Shocking world events such as the Russian invasion of Ukraine, roaring inflation and a lingering pandemic fill our computer screens and newspapers, pushing out other important but seemingly less urgent topics. Yet America has much unfinished work, including the state of race relations, which have dropped from the front page but remain a critical issue.
To help spark a civil, constructive conversation on race relations and the state of urban America, The Remnant Trust is hosting a Great Conversations series symposium in Indianapolis in May, featuring Robert Woodson. It is titled “The American Founding: Toward A More Perfect Union.”
Woodson is an apt leader for the discussion to guide us toward a “more perfect union,” to use the language of the U.S. Constitution. He is a civil rights activist, social commentator and winner of a MacArthur “genius” grant who has done extensive work in Indianapolis through the Woodson Center (formerly Center for Neighborhood Enterprise). He will explore America’s founding through the lens of the center’s project 1776 Unites.
Woodson is based in Washington, D.C., where he has advised presidents, Congress and the broader policymaking community on the needs and concerns of African Americans and low-income Americans of all races.
1776 Unites describes itself as a movement to positively shape the American future by drawing on the best of our past. Radically pragmatic and unapologetically patriotic, it offers—through its essays and curricula—an inspirational and aspirational alternative to the prevailing narrative of racial grievance being perpetuated by an alarming number of businesses, schools and government institutions.
Further, 1776 Unites is a nonpartisan and intellectually diverse alliance of writers, thinkers and activists focused on solutions to our country’s greatest challenges in education, culture and upward mobility.
Its leaders acknowledge that racial discrimination exists—and work toward ending it. But they dissent from contemporary groupthink and rhetoric about race, class and American history that defames our national heritage, divides our people and instills a sense of helplessness among those who already hold within themselves the grit and resilience to better their lot in life.
His host, The Remnant Trust, recently relocated to Indianapolis, is an educational not-for-profit committed to collecting and sharing the seminal works in their original form on liberty and human dignity. Its 1,500-work collection, dating from 2,500 BCE, is drawn from four continents and 12 languages. It is among the world’s best private collections focused on the ideas and ideals of liberty.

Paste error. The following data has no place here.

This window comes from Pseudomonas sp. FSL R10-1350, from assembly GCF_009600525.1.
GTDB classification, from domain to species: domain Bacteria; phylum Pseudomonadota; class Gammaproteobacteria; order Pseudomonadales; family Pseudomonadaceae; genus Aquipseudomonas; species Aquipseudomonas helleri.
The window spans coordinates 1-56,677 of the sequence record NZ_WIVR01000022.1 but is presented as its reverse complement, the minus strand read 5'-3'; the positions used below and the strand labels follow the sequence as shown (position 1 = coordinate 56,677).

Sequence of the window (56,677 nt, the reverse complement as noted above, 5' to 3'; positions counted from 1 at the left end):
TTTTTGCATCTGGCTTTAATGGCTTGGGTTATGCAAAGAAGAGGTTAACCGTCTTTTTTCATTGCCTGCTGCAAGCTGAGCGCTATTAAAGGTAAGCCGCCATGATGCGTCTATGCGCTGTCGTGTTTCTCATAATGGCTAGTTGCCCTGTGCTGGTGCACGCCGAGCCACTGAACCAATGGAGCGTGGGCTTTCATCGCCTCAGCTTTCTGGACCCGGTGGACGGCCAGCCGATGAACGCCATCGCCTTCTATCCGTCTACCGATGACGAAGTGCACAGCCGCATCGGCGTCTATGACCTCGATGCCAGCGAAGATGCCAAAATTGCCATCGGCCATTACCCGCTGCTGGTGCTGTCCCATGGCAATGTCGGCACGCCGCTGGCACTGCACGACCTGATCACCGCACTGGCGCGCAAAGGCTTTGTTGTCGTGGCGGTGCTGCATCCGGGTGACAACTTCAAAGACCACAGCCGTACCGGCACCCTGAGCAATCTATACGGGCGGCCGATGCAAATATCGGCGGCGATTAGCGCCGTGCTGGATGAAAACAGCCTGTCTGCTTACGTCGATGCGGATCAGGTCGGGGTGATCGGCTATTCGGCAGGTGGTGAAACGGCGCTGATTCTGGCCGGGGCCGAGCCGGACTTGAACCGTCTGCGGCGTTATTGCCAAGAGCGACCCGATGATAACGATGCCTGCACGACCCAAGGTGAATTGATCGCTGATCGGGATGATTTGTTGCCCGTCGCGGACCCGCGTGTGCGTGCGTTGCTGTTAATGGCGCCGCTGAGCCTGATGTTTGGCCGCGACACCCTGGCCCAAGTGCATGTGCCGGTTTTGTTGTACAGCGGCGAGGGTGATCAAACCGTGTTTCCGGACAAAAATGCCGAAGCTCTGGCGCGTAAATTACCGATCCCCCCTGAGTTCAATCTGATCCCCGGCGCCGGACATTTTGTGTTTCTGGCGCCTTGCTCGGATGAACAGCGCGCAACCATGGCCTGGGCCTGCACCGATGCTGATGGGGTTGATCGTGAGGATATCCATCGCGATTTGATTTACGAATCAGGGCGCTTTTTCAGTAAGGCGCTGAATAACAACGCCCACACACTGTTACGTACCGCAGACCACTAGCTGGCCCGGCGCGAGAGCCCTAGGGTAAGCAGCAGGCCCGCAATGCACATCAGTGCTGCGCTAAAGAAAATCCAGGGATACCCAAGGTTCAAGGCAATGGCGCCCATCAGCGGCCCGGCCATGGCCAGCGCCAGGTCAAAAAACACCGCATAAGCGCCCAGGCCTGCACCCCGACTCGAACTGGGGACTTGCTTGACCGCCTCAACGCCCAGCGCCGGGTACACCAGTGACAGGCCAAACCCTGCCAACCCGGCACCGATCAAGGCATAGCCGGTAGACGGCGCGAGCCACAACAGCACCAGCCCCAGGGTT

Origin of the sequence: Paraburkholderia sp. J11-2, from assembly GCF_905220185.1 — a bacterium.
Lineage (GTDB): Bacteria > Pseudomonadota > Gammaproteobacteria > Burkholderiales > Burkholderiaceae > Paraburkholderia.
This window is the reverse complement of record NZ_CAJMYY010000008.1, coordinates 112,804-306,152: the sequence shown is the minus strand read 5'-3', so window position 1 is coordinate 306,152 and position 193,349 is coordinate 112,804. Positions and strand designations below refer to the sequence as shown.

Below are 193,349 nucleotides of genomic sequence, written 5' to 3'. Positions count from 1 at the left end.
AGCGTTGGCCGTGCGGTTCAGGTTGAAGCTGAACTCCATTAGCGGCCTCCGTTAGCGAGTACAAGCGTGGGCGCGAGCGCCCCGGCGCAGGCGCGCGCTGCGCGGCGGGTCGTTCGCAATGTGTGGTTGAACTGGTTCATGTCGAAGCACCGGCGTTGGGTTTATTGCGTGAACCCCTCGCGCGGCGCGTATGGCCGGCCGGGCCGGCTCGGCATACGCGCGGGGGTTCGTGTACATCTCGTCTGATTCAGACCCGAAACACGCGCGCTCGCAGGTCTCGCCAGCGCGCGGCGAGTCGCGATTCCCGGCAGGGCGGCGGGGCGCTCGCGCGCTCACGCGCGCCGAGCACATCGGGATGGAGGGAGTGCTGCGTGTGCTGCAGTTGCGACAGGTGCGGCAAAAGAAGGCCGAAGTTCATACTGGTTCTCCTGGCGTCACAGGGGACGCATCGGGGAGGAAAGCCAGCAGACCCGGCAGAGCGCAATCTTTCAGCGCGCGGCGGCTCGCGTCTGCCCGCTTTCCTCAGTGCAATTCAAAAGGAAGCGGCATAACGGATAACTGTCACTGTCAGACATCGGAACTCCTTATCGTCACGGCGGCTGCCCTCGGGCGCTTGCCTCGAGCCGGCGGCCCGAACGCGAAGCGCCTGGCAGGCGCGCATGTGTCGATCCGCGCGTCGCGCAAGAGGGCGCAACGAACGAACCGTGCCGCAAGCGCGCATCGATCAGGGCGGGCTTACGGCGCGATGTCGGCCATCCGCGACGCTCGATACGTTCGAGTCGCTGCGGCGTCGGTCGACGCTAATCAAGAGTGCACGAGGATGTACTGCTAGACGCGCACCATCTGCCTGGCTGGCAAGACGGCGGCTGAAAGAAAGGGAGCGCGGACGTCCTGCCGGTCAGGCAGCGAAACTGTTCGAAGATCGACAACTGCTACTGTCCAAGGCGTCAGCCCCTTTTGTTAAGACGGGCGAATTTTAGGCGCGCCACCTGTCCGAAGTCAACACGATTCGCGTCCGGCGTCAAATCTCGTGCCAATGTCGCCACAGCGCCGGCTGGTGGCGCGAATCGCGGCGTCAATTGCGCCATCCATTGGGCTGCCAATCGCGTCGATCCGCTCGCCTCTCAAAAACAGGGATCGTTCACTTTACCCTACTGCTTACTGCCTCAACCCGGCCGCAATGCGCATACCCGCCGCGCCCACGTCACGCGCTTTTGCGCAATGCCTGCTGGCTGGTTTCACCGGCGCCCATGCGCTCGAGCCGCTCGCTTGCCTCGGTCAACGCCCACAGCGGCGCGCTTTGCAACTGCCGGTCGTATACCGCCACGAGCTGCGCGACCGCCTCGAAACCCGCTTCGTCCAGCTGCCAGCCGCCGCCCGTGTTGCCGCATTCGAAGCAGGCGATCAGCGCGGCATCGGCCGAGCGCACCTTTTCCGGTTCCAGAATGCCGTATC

The trust is collaborating with the historic Columbia Club, which will host the symposium. Indiana State University is also co-sponsoring the event, which begins May 3 with a reception and fundraising dinner for the trust. Over a light breakfast on May 4, also at the Columbia Club, Woodson and a panel will focus on the lessons from the founding most applicable to today’s public life. This gathering is free to high school and college students, but RSVPs are required. More details are at remnanttrustevents.com.
The trust will display and encourage handling key works from its collection that helped shape the American founding and address race relations. Among texts on display and available to examine:
◗ The Magna Carta, a 1350 early English edition
◗ Frederick Douglass autobiography, 1855
◗ “Uncle Tom’s Cabin,” Harriet Beecher Stowe, 1852
◗ Declaration of Independence, 1776 (rare printing)
◗ The Federalist Papers
◗ The U.S. Constitution, Connecticut printing (1789 rare edition)
◗ “The Institutes,” John Calvin, 1536 edition
◗ Second Treatise on Government, John Locke, 1694
Indianapolis is known for its hospitality and welcoming spirit. Let’s trust our capital city not only welcomes Woodson, but that we all also welcome a candid, thoughtful, important conversation on race relations.•
Smith is chairman of the Indiana Family Institute and author of “Deicide: Why Eliminating The Deity is Destroying America.” Send comments to email@example.com.
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